Some Newb Questions, Please.

Discussion in 'Meat Birds ETC' started by 3KillerBs, Jul 28, 2013.

  1. 3KillerBs

    3KillerBs Songster

    591
    31
    153
    Jul 10, 2009
    North Carolina Sandhills
    Now that we've got our little micro-flock of pullets for laying started we're looking into doing small batches of meaties in a tractor. I read the Meaties 101 thread -- incredibly helpful!

    If we were to raise 10 meaties at a time how big a tractor would we need?

    We don't have a garage, barn or other place to put a brooder. Is it possible to brood in the tractor?

    Can you recommend good, homemade feeder/waterer options that don't take up too terrible much room in the tractor?

    How big would Cornish X be at 6 weeks, 8 weeks, and 10 weeks?

    Or, how long would it take to raise them to average 5lbs dressed weight? We like roasters. Is there a lot of risk of "flip" at that size?

    Thanks a lot.
     
    Last edited: Jul 28, 2013

  2. jdywntr

    jdywntr Songster

    3,215
    144
    243
    Oct 31, 2009
    Somerville, AL
    I raised 17 in a 10X10 pen from 3-4 days old. Thats probably more room than they needed. I blocked off part at first and expanded their area as they grew. I always fed 12 hours on 12 hours off and was lucky enough to not have lost a bird. I recently processed some that I raised with other dual purpose chicks and they were allowed to range with the rest. They did not get feed 12 hours at a time but only twice a day. They weren't as big as the ones I did before but were still good size at 8 weeks.

    At 4 weeks you'll have cornish game hen sized processed birds, 1-2 lbs. At 6 weeks, they'd be probably 4-5 lbs, 8 weeks 6-8lbs. This is if I remember correctly. Most of the hatcheries that sell them have size charts.

    When I processed my first ones, I did some at 4 weeks and some at 8 and 10 weeks. The 10 week olds were little turkeys, huge.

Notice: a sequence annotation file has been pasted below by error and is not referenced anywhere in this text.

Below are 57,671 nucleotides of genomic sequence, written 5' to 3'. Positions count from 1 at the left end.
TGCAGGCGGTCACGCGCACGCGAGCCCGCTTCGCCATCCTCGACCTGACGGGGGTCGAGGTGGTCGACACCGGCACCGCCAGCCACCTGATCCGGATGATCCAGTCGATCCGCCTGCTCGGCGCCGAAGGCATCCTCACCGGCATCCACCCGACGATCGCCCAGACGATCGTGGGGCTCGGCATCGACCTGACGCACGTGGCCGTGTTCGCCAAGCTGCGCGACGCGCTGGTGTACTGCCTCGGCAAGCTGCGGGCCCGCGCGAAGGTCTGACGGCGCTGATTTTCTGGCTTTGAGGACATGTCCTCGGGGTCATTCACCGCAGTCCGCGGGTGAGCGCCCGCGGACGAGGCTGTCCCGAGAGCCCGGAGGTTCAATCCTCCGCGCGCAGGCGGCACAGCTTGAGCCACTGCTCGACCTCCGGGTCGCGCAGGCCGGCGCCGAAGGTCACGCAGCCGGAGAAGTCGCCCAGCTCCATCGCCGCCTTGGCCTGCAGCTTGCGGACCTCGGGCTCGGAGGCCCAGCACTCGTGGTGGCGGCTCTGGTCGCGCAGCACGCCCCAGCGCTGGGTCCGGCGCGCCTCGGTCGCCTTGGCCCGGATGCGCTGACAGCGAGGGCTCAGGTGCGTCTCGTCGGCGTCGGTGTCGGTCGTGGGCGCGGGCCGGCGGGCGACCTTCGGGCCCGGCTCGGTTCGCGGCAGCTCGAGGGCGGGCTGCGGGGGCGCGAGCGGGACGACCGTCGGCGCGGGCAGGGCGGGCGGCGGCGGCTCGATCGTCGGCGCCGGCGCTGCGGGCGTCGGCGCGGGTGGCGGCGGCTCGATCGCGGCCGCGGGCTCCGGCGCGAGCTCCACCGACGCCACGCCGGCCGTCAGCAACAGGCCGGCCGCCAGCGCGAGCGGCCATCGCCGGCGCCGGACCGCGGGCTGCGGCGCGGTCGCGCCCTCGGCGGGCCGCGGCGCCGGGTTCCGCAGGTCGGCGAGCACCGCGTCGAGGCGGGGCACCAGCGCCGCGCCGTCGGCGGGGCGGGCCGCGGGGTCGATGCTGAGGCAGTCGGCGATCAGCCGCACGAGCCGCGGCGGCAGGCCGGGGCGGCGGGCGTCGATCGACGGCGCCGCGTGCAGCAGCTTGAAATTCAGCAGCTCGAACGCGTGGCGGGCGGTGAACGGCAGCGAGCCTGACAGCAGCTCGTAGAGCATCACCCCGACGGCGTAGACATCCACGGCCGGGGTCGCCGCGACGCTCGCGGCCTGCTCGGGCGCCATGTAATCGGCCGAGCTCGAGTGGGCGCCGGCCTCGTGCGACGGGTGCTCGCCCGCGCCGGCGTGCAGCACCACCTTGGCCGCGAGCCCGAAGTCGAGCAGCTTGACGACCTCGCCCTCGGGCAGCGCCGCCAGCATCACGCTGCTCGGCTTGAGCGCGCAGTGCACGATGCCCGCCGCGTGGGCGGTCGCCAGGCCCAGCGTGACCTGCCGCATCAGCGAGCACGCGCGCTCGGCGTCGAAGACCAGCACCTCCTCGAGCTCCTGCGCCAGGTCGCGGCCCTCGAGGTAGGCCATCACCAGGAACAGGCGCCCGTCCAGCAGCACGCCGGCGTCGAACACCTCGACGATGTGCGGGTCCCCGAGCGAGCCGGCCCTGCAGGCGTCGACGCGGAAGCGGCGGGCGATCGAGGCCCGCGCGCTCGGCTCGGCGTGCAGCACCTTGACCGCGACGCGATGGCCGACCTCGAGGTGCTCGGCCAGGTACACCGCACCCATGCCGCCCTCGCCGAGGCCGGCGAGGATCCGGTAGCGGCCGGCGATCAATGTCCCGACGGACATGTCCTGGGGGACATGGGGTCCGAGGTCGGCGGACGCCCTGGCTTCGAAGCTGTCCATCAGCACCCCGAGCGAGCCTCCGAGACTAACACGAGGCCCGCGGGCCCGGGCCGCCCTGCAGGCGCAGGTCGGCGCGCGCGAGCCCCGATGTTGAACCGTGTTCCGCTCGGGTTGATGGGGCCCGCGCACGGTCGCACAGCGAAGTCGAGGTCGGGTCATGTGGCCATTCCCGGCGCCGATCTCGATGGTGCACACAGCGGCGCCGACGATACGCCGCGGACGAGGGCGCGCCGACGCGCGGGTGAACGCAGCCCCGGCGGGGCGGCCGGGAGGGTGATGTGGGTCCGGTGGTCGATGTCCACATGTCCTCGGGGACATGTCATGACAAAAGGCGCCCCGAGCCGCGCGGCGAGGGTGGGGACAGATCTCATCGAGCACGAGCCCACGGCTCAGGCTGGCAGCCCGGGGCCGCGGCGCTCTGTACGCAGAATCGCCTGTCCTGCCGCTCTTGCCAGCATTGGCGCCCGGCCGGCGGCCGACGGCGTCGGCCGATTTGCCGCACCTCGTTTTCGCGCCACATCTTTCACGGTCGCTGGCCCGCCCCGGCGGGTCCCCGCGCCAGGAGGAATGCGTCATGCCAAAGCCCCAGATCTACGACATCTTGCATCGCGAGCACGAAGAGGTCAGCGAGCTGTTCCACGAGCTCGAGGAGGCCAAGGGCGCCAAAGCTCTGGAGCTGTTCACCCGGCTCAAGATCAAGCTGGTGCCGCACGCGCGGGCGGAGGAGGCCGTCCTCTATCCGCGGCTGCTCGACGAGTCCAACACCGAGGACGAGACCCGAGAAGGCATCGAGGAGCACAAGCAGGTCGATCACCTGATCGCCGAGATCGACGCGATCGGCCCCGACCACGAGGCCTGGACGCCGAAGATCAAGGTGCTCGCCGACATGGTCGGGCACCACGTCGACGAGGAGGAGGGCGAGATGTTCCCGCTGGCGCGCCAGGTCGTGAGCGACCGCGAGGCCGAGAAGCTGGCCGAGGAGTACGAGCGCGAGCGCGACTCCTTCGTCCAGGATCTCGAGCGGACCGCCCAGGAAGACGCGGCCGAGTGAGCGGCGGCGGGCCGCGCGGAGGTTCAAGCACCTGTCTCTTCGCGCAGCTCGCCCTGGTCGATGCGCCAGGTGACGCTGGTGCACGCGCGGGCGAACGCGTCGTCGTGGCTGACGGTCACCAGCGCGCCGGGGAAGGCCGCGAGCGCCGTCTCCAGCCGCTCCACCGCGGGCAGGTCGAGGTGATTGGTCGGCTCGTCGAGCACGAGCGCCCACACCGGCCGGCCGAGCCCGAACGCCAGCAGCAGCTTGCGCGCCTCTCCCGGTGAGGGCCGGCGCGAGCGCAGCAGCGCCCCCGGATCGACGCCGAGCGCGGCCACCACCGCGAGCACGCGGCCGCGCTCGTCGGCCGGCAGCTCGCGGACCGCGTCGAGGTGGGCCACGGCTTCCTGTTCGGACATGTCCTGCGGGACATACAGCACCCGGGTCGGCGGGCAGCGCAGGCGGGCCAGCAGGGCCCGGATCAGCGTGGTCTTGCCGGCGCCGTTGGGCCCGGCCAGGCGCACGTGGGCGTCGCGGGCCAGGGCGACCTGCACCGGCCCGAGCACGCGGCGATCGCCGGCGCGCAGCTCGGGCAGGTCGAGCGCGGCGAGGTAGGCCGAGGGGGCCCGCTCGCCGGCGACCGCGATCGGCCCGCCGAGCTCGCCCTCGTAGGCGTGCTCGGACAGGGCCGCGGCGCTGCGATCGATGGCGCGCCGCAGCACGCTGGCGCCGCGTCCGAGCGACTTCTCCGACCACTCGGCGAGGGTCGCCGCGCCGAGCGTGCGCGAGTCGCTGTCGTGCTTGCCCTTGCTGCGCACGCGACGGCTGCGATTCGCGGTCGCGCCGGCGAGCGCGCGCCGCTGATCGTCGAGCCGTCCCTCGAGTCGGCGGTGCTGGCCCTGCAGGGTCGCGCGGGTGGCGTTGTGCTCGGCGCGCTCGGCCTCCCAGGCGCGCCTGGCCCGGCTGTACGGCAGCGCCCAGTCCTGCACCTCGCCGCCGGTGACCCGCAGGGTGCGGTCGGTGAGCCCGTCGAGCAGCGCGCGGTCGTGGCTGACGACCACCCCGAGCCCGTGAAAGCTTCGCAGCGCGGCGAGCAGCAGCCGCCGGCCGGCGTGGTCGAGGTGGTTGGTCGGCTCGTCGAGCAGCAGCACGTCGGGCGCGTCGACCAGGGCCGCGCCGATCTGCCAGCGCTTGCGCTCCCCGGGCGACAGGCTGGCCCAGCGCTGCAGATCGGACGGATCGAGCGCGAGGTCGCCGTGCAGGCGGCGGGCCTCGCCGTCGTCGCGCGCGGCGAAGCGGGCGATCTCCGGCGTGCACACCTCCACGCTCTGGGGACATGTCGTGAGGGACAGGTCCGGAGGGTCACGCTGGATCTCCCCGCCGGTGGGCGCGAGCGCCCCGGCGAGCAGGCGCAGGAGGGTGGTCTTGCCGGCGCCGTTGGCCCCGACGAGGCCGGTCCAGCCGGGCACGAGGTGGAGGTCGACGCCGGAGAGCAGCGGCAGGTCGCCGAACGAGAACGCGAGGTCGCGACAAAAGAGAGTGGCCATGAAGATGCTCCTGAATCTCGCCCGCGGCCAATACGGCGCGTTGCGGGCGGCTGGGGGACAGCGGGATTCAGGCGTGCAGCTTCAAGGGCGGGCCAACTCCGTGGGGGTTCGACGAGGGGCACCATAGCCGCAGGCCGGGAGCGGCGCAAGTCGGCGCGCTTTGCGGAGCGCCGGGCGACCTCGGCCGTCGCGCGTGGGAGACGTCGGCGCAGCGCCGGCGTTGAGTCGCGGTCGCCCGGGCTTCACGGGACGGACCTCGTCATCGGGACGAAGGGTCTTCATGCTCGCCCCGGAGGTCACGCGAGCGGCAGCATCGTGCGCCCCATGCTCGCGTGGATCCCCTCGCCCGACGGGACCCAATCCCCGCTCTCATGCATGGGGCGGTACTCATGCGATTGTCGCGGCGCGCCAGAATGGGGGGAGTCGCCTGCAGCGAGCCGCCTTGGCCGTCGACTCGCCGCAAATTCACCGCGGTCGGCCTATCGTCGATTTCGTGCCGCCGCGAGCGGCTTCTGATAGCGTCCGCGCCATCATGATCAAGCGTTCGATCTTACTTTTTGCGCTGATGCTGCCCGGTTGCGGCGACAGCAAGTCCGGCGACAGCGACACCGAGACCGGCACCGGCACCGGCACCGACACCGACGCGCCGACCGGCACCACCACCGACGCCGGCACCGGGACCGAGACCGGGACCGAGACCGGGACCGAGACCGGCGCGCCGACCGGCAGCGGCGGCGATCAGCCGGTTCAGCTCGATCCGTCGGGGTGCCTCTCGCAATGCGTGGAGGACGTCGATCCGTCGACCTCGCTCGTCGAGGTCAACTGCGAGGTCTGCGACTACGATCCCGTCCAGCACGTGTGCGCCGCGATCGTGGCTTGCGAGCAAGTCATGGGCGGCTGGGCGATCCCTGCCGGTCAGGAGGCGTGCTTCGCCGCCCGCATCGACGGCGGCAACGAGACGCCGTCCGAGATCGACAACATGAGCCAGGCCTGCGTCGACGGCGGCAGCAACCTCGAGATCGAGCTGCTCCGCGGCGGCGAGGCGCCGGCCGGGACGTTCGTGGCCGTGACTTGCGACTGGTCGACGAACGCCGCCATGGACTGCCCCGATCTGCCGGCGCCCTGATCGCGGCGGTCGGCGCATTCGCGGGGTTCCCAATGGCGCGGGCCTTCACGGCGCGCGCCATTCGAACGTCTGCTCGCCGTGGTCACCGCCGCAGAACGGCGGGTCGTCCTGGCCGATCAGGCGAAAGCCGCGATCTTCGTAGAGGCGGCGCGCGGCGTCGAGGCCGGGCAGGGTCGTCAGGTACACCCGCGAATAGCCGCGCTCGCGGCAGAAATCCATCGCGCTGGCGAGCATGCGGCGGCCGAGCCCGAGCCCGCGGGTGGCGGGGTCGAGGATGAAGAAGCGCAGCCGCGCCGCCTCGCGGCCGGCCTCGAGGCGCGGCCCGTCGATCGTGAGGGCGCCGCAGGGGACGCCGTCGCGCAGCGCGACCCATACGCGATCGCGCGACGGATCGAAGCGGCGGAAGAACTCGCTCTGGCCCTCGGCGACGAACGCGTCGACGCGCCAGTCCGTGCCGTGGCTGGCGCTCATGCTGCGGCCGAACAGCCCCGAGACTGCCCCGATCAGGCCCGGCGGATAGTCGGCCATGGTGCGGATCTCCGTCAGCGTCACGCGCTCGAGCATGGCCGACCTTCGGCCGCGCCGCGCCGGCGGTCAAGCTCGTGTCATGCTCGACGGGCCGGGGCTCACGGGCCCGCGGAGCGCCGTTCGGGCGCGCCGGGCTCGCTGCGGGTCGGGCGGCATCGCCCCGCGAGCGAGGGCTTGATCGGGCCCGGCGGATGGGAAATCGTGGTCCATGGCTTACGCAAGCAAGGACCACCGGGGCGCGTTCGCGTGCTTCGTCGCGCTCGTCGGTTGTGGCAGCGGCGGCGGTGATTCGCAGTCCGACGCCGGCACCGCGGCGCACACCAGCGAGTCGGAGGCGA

The biggest thing with feeders is that they need enough space to all eat at the same time. That is virtually all they do. I've used a goat trough and various other homemade feeders. The trough doesn't take up a lot of space as you can put it along the edge of the tractor and could be made from pvc pipe or gutters.
     
  3. Life is Good!

    Life is Good! Songster

    1,147
    161
    206
    Apr 14, 2011
    suburbia Chicagoland
    Depending on your site -the main consideration for you would be if the land could 'rest' between batches. I've tried to raise meaties twice in one season - and by the end of the second batch, the land was shot. (April-June; September-November). So as long as the tractor can be moved more than a few feet, you'll be fine. But in the same run was too much for our 50'x25' run. Now, we also raised 25 in that space, twice. This year, we raised 13 - and there isn't any issues with the land still being 'stinky'.

    Our tractor is 10x10. I found plastic gutters at Menards on sale for $4 - a ten foot section. Paid more for the elbow and 2 ends than the gutter itself! I cut the gutter in two sections to make an 'L' shape. This allows more birds to be at the feeder than a straight run. I screwed it to the edge of the tractor for stability. Good thing too, as the meaties enjoy sitting IN the trough to eat! The only downside is if it rains, the trough does act like a good gutter should - and fills with water. So I recommend drilling a few holes in the sides for drainage. Rainy days I have a metal chick trough I put in for them for their feed. Just means they get fed more often that day!

    Our 13 CX never drank more than a 5gal waterer a day. So I simply used what was on hand. I use a garden shepherd crook stuck firmly into the ground in the middle of the tractor to hang the waterer off of. (It was too high off the ground, so I used a leftover piece of chain to extend the 's' hook from).

    Good luck! It's an interesting journey to raise your own meat. Totally changes your viewpoint on consumption. It's a good thing.
     
  4. 3KillerBs

    3KillerBs Songster

    591
    31
    153
    Jul 10, 2009
    North Carolina Sandhills
    Thank you.
     

BackYard Chickens is proudly sponsored by